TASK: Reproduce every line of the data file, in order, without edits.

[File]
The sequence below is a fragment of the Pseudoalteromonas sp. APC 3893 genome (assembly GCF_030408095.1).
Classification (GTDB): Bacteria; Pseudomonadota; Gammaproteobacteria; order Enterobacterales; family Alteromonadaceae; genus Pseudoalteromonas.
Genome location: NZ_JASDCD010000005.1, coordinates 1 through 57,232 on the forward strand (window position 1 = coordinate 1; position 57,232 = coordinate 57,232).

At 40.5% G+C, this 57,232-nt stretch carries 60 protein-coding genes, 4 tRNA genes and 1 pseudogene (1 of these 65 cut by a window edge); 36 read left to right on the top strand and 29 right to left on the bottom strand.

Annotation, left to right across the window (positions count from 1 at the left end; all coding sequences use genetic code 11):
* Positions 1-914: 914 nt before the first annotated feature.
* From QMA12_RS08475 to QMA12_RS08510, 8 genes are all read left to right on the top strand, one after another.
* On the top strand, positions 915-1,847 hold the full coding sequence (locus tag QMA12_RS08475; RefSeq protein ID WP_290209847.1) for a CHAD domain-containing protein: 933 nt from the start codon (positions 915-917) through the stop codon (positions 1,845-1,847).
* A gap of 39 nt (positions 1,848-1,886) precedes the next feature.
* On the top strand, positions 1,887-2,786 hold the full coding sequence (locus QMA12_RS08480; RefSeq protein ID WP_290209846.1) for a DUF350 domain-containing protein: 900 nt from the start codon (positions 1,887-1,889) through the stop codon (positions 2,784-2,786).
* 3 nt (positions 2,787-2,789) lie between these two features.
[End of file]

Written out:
The sequence below is a fragment of the Pseudoalteromonas sp. APC 3893 genome (assembly GCF_030408095.1).
Classification (GTDB): Bacteria; Pseudomonadota; Gammaproteobacteria; order Enterobacterales; family Alteromonadaceae; genus Pseudoalteromonas.
Genome location: NZ_JASDCD010000005.1, coordinates 1 through 57,232 on the forward strand (window position 1 = coordinate 1; position 57,232 = coordinate 57,232).

At 40.5% G+C, this 57,232-nt stretch carries 60 protein-coding genes, 4 tRNA genes and 1 pseudogene (1 of these 65 cut by a window edge); 36 read left to right on the top strand and 29 right to left on the bottom strand.

Annotation, left to right across the window (positions count from 1 at the left end; all coding sequences use genetic code 11):
* Positions 1-914: 914 nt before the first annotated feature.
* From QMA12_RS08475 to QMA12_RS08510, 8 genes are all read left to right on the top strand, one after another.
* On the top strand, positions 915-1,847 hold the full coding sequence (locus tag QMA12_RS08475; RefSeq protein ID WP_290209847.1) for a CHAD domain-containing protein: 933 nt from the start codon (positions 915-917) through the stop codon (positions 1,845-1,847).
* A gap of 39 nt (positions 1,848-1,886) precedes the next feature.
* On the top strand, positions 1,887-2,786 hold the full coding sequence (locus QMA12_RS08480; RefSeq protein ID WP_290209846.1) for a DUF350 domain-containing protein: 900 nt from the start codon (positions 1,887-1,889) through the stop codon (positions 2,784-2,786).
* 3 nt (positions 2,787-2,789) lie between these two features.